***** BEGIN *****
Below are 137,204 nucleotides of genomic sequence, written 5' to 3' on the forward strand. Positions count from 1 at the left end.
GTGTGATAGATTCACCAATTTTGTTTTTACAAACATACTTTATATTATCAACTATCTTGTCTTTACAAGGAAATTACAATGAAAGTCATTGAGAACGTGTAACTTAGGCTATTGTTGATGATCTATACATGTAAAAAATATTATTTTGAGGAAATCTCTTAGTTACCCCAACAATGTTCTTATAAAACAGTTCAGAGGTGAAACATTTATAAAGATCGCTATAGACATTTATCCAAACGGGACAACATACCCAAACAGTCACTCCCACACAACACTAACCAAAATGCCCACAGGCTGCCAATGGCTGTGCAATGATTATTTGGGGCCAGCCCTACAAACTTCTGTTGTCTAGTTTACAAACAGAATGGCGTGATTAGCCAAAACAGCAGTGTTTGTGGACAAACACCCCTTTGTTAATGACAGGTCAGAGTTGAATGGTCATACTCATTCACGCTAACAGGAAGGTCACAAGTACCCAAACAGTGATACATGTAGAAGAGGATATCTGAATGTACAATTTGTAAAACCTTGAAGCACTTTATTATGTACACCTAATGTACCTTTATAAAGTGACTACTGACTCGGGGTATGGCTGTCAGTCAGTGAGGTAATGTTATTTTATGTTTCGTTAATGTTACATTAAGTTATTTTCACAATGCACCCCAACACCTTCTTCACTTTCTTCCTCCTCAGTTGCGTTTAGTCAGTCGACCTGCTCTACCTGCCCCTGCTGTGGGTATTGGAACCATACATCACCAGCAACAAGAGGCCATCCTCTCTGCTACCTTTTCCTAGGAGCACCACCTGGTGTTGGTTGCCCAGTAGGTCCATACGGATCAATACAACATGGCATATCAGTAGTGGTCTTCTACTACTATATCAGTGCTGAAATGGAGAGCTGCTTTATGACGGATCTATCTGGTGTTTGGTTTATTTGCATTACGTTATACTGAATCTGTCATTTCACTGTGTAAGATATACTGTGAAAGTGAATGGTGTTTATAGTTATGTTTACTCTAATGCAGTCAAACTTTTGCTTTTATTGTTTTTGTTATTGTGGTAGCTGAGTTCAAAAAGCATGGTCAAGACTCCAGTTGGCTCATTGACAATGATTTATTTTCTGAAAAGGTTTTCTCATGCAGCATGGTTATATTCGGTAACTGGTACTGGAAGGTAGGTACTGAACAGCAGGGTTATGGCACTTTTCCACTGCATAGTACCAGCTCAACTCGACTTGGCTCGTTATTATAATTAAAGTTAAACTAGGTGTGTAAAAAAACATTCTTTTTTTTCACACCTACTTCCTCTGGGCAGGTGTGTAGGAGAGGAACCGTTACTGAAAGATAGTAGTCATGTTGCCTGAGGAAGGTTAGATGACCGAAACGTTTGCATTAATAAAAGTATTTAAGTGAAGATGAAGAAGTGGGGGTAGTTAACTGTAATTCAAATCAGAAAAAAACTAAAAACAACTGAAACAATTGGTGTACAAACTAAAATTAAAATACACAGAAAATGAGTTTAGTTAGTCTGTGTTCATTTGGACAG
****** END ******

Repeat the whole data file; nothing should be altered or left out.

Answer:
Below are 137,204 nucleotides of genomic sequence, written 5' to 3' on the forward strand. Positions count from 1 at the left end.
GTGTGATAGATTCACCAATTTTGTTTTTACAAACATACTTTATATTATCAACTATCTTGTCTTTACAAGGAAATTACAATGAAAGTCATTGAGAACGTGTAACTTAGGCTATTGTTGATGATCTATACATGTAAAAAATATTATTTTGAGGAAATCTCTTAGTTACCCCAACAATGTTCTTATAAAACAGTTCAGAGGTGAAACATTTATAAAGATCGCTATAGACATTTATCCAAACGGGACAACATACCCAAACAGTCACTCCCACACAACACTAACCAAAATGCCCACAGGCTGCCAATGGCTGTGCAATGATTATTTGGGGCCAGCCCTACAAACTTCTGTTGTCTAGTTTACAAACAGAATGGCGTGATTAGCCAAAACAGCAGTGTTTGTGGACAAACACCCCTTTGTTAATGACAGGTCAGAGTTGAATGGTCATACTCATTCACGCTAACAGGAAGGTCACAAGTACCCAAACAGTGATACATGTAGAAGAGGATATCTGAATGTACAATTTGTAAAACCTTGAAGCACTTTATTATGTACACCTAATGTACCTTTATAAAGTGACTACTGACTCGGGGTATGGCTGTCAGTCAGTGAGGTAATGTTATTTTATGTTTCGTTAATGTTACATTAAGTTATTTTCACAATGCACCCCAACACCTTCTTCACTTTCTTCCTCCTCAGTTGCGTTTAGTCAGTCGACCTGCTCTACCTGCCCCTGCTGTGGGTATTGGAACCATACATCACCAGCAACAAGAGGCCATCCTCTCTGCTACCTTTTCCTAGGAGCACCACCTGGTGTTGGTTGCCCAGTAGGTCCATACGGATCAATACAACATGGCATATCAGTAGTGGTCTTCTACTACTATATCAGTGCTGAAATGGAGAGCTGCTTTATGACGGATCTATCTGGTGTTTGGTTTATTTGCATTACGTTATACTGAATCTGTCATTTCACTGTGTAAGATATACTGTGAAAGTGAATGGTGTTTATAGTTATGTTTACTCTAATGCAGTCAAACTTTTGCTTTTATTGTTTTTGTTATTGTGGTAGCTGAGTTCAAAAAGCATGGTCAAGACTCCAGTTGGCTCATTGACAATGATTTATTTTCTGAAAAGGTTTTCTCATGCAGCATGGTTATATTCGGTAACTGGTACTGGAAGGTAGGTACTGAACAGCAGGGTTATGGCACTTTTCCACTGCATAGTACCAGCTCAACTCGACTTGGCTCGTTATTATAATTAAAGTTAAACTAGGTGTGTAAAAAAACATTCTTTTTTTTCACACCTACTTCCTCTGGGCAGGTGTGTAGGAGAGGAACCGTTACTGAAAGATAGTAGTCATGTTGCCTGAGGAAGGTTAGATGACCGAAACGTTTGCATTAATAAAAGTATTTAAGTGAAGATGAAGAAGTGGGGGTAGTTAACTGTAATTCAAATCAGAAAAAAACTAAAAACAACTGAAACAATTGGTGTACAAACTAAAATTAAAATACACAGAAAATGAGTTTAGTTAGTCTGTGTTCATTTGGACAG